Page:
Dirt Tots, Egg-Based Burritos and Mini Goat Cheese Pies — Rebel Remix

By: Guest Blogger
Show: Chopped
Chef Vinson Petrillo

Chopped Champion Chef Vinson Petrillo working on his entree that must include: Abalone, curry leaves, amaranth grain, Serrano Ham, as seen on Food Networks Chopped, Season 14.

Photo by: David Lang ©2011, Television Food Network, G.P.

David Lang, 2011, Television Food Network, G.P.

Every Wednesday, Justin Warner, winner of Food Network Star , Season 8, has been remixing the Chopped Champion baskets as seen in the episode the night before in pure Justin Warner style: edgy, intense, passionate and full of wit. If you've ever watched an episode and found yourself yelling at the TV that you would have made this or that instead, then these are the posts for you.

by Justin Warner

Congratulations blog viewer, you've made it to the finale! If you've made it this far, I'm not going to bore you with the details of making a mother sauce.

Appetizer basket: pig ears, ramps, pine nuts and apple strudel

The appetizer round is really getting me ramped up. I feel like I'm on a rampage. Want to hear something my gramps told me? He taught me that allium tricoccum (say it out loud three times and you'll remember easily), aka ramps, are delicious wild onions from all of Appalachia. They are the most wonderful, glorious and wildest of leeks. Like a leafy spring onion, it's entirely edible, although its flavor is a bit more pronounced. In the good old days in Terra Alta, West Virginia (where I spent time with Gramps and ramps), folks celebrated the ramp by cooking it in a multitude of ways. These "ramp festivals" are a great event for couples because if you eat ramps and your partner doesn't, you'll be asked to sleep outside, lest your glorious oniony eau de parfum permeate the house for a bit. So sayeth my gramps.

Slice the pig ears as thinly as possible. Fry them until they are looking inedible. Grind these up in a food processor with some dry tapioca pearls (we're faking maltodextrin), paprika, salt, pepper and some scraped vanilla bean. Put this mix in a hot pan and toast it like you would seeds or spices, blotting the oiliness. The goal here is to make a "dirt." I say dirt because we don't want a powder and we don't want pebbles, and I think dirt is in between.

Now grind the apple strudel and the pine nuts in the food processor. Add a little egg white if necessary to make this into a doughy texture. Slice some whites of the ramps, fold these into the dough, and hand-form it into "tots." Yes, tots. Then roll these in the dirt and put them in a convection oven on high heat. If you make enough tots to put some in your pocket and save them for snacking during the second round, it would be hilarious, because these tots are going to be so tasty you will surely make it to the next round.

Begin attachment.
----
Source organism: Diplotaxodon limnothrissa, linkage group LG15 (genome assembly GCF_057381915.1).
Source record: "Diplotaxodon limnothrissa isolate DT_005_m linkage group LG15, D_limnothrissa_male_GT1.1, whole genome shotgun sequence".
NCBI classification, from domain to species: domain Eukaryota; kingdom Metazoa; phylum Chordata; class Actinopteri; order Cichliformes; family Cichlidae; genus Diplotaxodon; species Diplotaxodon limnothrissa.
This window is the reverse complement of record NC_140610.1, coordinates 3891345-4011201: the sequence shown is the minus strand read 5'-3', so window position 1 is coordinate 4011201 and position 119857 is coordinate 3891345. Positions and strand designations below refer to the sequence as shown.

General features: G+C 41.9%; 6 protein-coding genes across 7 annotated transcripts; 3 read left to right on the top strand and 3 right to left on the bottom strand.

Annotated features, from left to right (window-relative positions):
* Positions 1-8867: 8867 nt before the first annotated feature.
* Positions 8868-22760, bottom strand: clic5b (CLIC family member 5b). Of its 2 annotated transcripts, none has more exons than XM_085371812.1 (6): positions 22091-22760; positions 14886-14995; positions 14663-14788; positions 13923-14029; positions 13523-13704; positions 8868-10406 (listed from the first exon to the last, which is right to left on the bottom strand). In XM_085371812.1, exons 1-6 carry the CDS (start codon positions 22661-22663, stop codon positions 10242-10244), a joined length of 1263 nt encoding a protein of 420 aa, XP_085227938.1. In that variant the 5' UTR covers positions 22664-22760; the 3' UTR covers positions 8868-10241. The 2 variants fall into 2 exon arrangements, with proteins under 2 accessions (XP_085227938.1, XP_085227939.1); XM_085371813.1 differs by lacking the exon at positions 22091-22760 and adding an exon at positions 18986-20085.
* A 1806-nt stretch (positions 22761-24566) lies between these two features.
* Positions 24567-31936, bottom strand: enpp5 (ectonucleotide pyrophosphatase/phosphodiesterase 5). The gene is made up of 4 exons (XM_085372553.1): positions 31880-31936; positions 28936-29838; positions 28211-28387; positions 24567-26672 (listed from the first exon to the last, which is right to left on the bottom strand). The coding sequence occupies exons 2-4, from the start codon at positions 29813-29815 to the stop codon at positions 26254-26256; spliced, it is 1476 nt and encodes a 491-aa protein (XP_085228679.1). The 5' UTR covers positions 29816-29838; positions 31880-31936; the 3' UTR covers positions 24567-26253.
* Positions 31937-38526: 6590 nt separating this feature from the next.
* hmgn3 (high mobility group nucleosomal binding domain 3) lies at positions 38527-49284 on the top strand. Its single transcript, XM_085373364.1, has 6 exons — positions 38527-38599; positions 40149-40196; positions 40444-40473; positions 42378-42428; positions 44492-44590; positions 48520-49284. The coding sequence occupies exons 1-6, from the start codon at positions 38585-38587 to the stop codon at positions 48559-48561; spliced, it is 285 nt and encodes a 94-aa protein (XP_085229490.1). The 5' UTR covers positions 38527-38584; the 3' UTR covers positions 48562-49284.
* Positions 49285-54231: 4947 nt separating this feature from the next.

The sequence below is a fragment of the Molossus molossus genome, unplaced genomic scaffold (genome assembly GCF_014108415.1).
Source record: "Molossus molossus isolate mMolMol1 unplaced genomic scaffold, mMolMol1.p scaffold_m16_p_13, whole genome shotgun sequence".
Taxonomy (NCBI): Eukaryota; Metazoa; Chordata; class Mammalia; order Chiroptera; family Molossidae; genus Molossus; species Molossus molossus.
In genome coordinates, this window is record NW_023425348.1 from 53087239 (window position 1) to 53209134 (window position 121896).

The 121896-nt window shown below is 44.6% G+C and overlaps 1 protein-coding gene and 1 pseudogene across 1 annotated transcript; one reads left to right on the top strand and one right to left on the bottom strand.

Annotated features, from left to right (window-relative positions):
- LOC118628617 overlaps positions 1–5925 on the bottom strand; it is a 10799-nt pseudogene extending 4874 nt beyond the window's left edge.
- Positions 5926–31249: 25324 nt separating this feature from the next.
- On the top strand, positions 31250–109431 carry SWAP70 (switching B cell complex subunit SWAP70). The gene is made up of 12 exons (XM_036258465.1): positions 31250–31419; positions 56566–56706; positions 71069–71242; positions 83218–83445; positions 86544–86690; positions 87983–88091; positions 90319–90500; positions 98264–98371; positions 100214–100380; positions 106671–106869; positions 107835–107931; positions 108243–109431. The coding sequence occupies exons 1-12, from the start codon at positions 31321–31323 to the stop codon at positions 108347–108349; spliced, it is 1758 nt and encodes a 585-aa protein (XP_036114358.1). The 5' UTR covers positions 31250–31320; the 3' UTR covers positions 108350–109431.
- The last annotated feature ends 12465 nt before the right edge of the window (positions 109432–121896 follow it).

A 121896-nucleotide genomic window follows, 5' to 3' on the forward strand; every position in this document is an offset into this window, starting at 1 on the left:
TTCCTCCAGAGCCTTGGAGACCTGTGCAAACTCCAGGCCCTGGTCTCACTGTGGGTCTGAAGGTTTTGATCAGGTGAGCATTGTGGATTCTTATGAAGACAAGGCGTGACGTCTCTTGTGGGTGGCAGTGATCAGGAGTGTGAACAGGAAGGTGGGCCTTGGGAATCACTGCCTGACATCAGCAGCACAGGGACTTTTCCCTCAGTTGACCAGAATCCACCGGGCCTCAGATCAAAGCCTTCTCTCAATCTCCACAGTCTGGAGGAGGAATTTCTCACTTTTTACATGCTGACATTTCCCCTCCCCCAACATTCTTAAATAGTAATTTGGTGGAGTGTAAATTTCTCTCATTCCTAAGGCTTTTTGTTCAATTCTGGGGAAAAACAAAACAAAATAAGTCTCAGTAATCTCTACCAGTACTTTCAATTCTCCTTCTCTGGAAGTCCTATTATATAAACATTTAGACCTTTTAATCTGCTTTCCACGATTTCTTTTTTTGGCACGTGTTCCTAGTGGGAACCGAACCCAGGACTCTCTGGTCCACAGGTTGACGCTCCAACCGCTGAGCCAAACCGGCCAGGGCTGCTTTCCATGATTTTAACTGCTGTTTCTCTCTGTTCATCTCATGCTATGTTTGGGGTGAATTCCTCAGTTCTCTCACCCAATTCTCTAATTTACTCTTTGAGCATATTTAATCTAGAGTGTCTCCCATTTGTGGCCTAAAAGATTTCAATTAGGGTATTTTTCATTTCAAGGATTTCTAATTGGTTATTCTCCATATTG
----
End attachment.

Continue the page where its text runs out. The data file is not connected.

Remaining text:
Next, make your own mayo as quickly as possible, but toss in a few ramp leaves. When making the mayo, use some apple cider vinegar to echo and amplify the flavor in the strudel.

Plate the mayo as a dollop in the center with the tots all around it like Stonehenge. It's okay if some of the tots break. Stonehenge isn't perfect either. Present this to the judges as though you were the smartest man in your dorm. Simply say: "I thought you guys might like some tots."

Who can resist that?

Entree basket: abalone, curry leaves, amaranth grain and Serrano ham

Abalone is cruel — I learned this from a sushi man I used to live with in Colorado, oddly enough.

Spend 10 minutes making it come out of the shell and getting rid of its stomach and stuff. Slice it as thinly as possible. Now smash the heck out of it.

Put the abalone, curry leaves and amaranth along with some lemon zest, butter and white wine in a pressure cooker for 20 minutes and pray. Throw this into an ice bath to cool it down when it's done. During this 20 minutes, make four perfect omelets, slightly underdone. Reserve. Slice the Serrano ham and cook it in a little oil in a wok.

Fry the amaranth mix in the Serrano fat. Fill the omelets with this so they look like egg-based burritos.

Plate simply, with a drizzle of store-bought ketchup. You just made a riff on a Japanese dish called omurice, which my sushi-man roommate and I used to eat for dinner on special occasions.

Call this Omuranth.

Dessert basket: carrot juice, almond flour, candied ginger and honeycomb

Right off the bat, try to make some sort of dough out of the almond flour. Use some butter, egg and cinnamon — if you've made it to this round, you know what good crust feels and tastes like long before it's hit an oven. Shape this into tart shells and bake. Sweeten the carrot juice with the candied ginger and some cumin in a blender. Taste it and make sure it's excellent because this is the last round. Bring this mix to a boil with some agar-agar. Pour into a pan and put it in a freezer to set.

Grind some honeycomb with salt and some whole almonds. This will be like a sticky granola. (Side note: I eat the waxy part of honeycombs because it's also excellent, if not better than the honey itself.)

Once the tart shells are looking awesome, scoop some fresh chevre into them. Put the crunchy granola on top of the chevre.

Cut the carrot juice-ginger-cumin mix into small cubes and put these on top of your mini pies.

Present without arrogance even though you have a sneaking hunch that goat cheese and cumin made all of this happen, and in turn, sealed your fate as a Chopped Champion.

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